African and African American Studies Program to Host 'The Racial Politics of Ebola' Panel

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FAYETTEVILLE, Ark. – The African and African American Studies program in the J. William Fulbright College of Arts and Sciences will host a discussion panel examining "The Racial Politics of Ebola" in conjunction with the King Fahd Center for Middle Eastern Studies and International Relations/International Studies Program from 4-5:30 p.m. Monday, Nov. 3, in the African and African American Studies common lounge in Memorial Hall room 230.

This conversation will investigate, among other issues, sensationalized media coverage of Ebola, misinformation about how the disease is transmitted and generalizations of "Africa" and "African diseases." Caree Banton, assistant professor, Benjamin Grob-Fitzgibbon, associate professor and director of the International Studies program, Joel Gordon, professor and director of the King Fahd Center, and Calvin White, Jr., associate professor and director of the African and African American Studies program, will contribute to the forum. All hold academic appointments in the Department of History, and are each are affiliated with the participating programs.  Students and the general public are encouraged to attend this free event.

The three area studies programs, along with Fulbright College, strives to advance Sen. Fulbright's vision "to bring reason, justice and humanity into the relations between people and nations" through higher education. Interdisciplinary discourse is imperative to that mission. This joint venture among the three programs to explore the varied meanings of the Ebola "crisis" will not only further confirm the position of Africa as the center and future of international progress, but also reflect Fulbright's efforts for greater cultural understanding through communication.

"With the recent media focus on Ebola and Africa, in particular, I believe it is imperative that we come together with our international partners to address the generalizations and fears concerning this disease by erasing mischaracterizations and injecting reason into the conversation,” White said. “In a sense, many people argue this is Africa's introduction to the world stage, where scholars believe it will remain for the 21st century. However, it is essential that we do not cast the continent and its people in a negative light or associate them solely with war, poverty and disease."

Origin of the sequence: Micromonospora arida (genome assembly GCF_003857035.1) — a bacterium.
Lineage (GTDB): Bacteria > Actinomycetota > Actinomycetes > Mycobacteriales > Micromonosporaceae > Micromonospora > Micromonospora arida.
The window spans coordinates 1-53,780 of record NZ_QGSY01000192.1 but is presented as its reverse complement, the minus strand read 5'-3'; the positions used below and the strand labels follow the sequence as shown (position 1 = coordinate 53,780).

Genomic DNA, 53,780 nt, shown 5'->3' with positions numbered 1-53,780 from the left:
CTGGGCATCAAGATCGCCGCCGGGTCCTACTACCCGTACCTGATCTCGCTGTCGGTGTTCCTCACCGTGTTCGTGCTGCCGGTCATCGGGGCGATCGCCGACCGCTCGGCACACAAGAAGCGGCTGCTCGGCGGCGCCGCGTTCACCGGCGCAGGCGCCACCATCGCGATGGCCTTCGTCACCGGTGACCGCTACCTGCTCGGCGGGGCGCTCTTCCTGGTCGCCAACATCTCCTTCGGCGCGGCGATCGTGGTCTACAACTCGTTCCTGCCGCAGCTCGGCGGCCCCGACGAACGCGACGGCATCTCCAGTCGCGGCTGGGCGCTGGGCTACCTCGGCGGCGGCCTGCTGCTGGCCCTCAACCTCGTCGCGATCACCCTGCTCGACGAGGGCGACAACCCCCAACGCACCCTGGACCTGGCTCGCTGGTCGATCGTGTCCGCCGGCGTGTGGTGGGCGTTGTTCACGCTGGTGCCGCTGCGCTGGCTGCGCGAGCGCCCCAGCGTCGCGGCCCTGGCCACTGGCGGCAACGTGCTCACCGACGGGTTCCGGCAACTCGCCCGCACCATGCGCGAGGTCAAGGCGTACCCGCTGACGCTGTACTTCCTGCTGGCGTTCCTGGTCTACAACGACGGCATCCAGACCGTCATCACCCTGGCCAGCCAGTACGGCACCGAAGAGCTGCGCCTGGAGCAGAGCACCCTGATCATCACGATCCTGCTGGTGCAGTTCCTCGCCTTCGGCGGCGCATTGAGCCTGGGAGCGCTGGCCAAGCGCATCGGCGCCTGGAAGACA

About African and African American Studies: The African and African American Studies program expands on the core disciplines of a traditional liberal arts education. Through interdisciplinary study, students may explore the legacy of the African diaspora and African-descended people’s global experiences and the importance of race with a focus on Africa, the United States and the Caribbean.

About the King Fahd Center: The King Fahd Center for Middle East Studies is an academic and research unit in the J. William Fulbright College of Arts and Sciences at the University of Arkansas. An interdisciplinary and interdepartmental area studies center that offers diverse cultural, intellectual and educational opportunities for the University of Arkansas community, it promotes research and teaching in interdisciplinary Middle East studies.

About International Relations/International Studies: International Relations/International Studies explores nations and people through politics, socioeconomics and culture. Interdisciplinary examinations of global interaction allow students to realize Sen. J. William Fulbright's vision of promoting international good will through educational exchange. 

Contacts

Calvin White, Jr., director
African and African American Studies Program
479-575-5702, calvinwh@uark.edu

Darinda Sharp, director of communications
J. William Fulbright College of Arts and Sciences
479-575-3712, dsharp@uark.edu

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